Featured Research

from universities, journals, and other organizations

Diet linked to daytime sleepiness and alertness in healthy adults

Date:
May 7, 2013
Source:
American Academy of Sleep Medicine
Summary:
A new study suggests that your level of sleepiness or alertness during the day may be related to the type of food that you eat.

Deep fried onion rings. A new study suggests that your level of sleepiness or alertness during the day may be related to the type of food that you eat.
Credit: Joshua Resnick / Fotolia

A new study suggests that your level of sleepiness or alertness during the day may be related to the type of food that you eat.

Related Articles


Results show that higher fat consumption was associated with increased objective daytime sleepiness, while higher carbohydrate intake was associated with increased alertness. There was no relationship between protein consumption and sleepiness or alertness. These findings were independent of the subjects' gender, age, and body mass index as well as the total amount of sleep they were getting and their total caloric intake.

"Increased fat consumption has an acute adverse effect on alertness of otherwise healthy, non-obese adults," said principal investigator Alexandros Vgontzas, MD, professor of psychiatry at the Penn State College of Medicine in Hershey, Pa.

The research abstract was published recently in an online supplement of the journal SLEEP, and Vgontzas will present the findings Tuesday, June 4, in Baltimore, Md., at SLEEP 2013, the 27th annual meeting of the Associated Professional Sleep Societies LLC.

The study group comprised 31 healthy, non-obese normal sleepers without sleep apnea, ranging in age from 18-65 years, who spent four consecutive nights in a sleep lab. On the fourth day objective sleepiness was assessed with the Multiple Sleep Latency Test (MSLT), and meals were provided five times to assess diet.

According to the authors, previous studies had found that diet composition affects subjective sleepiness. The current study adds to this body of research by showing a similar association between diet and objective sleepiness.

"Excessive daytime sleepiness and fatigue are very prevalent in the modern world and on the rise," said Vgontzas. "It appears that a diet high in fat decreases alertness acutely, and this may have an impact on an individual's ability to function and also public safety."


Story Source:

The above story is based on materials provided by American Academy of Sleep Medicine. Note: Materials may be edited for content and length.


Cite This Page:

American Academy of Sleep Medicine. "Diet linked to daytime sleepiness and alertness in healthy adults." ScienceDaily. ScienceDaily, 7 May 2013. <www.sciencedaily.com/releases/2013/05/130507164632.htm>.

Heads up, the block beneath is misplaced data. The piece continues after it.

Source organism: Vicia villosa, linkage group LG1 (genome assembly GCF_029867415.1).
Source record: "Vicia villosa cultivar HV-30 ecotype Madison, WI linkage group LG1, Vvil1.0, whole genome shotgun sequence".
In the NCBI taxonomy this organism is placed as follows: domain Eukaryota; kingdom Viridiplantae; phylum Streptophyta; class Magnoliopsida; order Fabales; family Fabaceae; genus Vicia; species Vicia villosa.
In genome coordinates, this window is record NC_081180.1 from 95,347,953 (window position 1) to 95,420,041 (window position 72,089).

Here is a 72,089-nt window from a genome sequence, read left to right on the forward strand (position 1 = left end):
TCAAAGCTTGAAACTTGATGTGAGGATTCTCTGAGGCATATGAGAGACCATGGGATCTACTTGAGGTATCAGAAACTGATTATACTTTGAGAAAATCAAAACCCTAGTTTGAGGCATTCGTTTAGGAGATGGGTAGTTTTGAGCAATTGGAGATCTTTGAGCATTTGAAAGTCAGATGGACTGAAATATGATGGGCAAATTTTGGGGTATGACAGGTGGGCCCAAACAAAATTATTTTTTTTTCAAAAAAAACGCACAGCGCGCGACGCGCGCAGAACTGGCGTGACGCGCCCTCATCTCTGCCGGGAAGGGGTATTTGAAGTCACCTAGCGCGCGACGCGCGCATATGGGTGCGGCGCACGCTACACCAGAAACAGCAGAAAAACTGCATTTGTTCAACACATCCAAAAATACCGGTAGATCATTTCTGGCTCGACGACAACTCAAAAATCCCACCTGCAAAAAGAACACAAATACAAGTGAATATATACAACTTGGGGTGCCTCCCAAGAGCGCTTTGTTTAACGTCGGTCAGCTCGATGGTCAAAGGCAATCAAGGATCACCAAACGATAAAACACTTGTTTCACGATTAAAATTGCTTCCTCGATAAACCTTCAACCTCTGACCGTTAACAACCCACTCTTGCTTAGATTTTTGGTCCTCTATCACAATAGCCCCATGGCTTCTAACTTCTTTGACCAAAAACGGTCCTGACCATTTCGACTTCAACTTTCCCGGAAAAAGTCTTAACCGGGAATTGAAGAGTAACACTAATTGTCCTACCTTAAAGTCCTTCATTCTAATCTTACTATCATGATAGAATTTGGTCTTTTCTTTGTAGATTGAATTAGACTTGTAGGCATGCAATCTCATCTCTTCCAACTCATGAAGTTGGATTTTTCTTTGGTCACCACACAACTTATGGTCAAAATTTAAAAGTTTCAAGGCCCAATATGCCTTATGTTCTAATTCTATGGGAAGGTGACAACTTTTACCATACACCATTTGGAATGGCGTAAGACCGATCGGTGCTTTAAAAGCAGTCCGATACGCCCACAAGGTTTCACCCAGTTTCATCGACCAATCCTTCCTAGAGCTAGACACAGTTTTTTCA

American Academy of Sleep Medicine. (2013, May 7). Diet linked to daytime sleepiness and alertness in healthy adults. ScienceDaily. Retrieved March 6, 2015 from www.sciencedaily.com/releases/2013/05/130507164632.htm
American Academy of Sleep Medicine. "Diet linked to daytime sleepiness and alertness in healthy adults." ScienceDaily. www.sciencedaily.com/releases/2013/05/130507164632.htm (accessed March 6, 2015).

Share This


More From ScienceDaily



More Mind & Brain News

Friday, March 6, 2015

Featured Research

from universities, journals, and other organizations


Featured Videos

from AP, Reuters, AFP, and other news services

Former NFL Players Donate Brains to Science

Former NFL Players Donate Brains to Science

Reuters - US Online Video (Mar. 3, 2015) Super Bowl champions Sidney Rice and Steve Weatherford donate their brains, post-mortem, to scientific research into repetitive brain trauma. Jillian Kitchener reports. Video provided by Reuters
Powered by NewsLook.com
Alzheimer's Protein Plaque Found In 20-Year-Olds

Alzheimer's Protein Plaque Found In 20-Year-Olds

Newsy (Mar. 3, 2015) Researchers found an abnormal protein associated with Alzheimer&apos;s disease in the brains of 20-year-olds. Video provided by Newsy
Powered by NewsLook.com
This Nasal Treatment Could Help Ease Migraine Pain

This Nasal Treatment Could Help Ease Migraine Pain

Newsy (Mar. 2, 2015) Researchers gave lidocaine to 112 patients, and about 88 percent of the subjects said they needed less migraine-relief medicine the next day. Video provided by Newsy
Powered by NewsLook.com
How Facebook Use Can Lead To Depression

How Facebook Use Can Lead To Depression

Newsy (Mar. 1, 2015) Margaret Duffy of the University of Missouri talks about her study on the social network and the envy and depression that Facebook use can cause. Video provided by Newsy
Powered by NewsLook.com

Search ScienceDaily

Number of stories in archives: 140,361

Find with keyword(s):
Enter a keyword or phrase to search ScienceDaily for related topics and research stories.

Save/Print:
Share:

Breaking News:

Strange & Offbeat Stories


Health & Medicine

Mind & Brain

Living & Well

In Other News

... from NewsDaily.com

Science News

Health News

Environment News

Technology News



Save/Print:
Share:

Free Subscriptions


Get the latest science news with ScienceDaily's free email newsletters, updated daily and weekly. Or view hourly updated newsfeeds in your RSS reader:

Get Social & Mobile


Keep up to date with the latest news from ScienceDaily via social networks and mobile apps:

Have Feedback?


Tell us what you think of ScienceDaily -- we welcome both positive and negative comments. Have any problems using the site? Questions?
Mobile: iPhone Android Web
Follow: Facebook Twitter Google+
Subscribe: RSS Feeds Email Newsletters
Latest Headlines Health & Medicine Mind & Brain Space & Time Matter & Energy Computers & Math Plants & Animals Earth & Climate Fossils & Ruins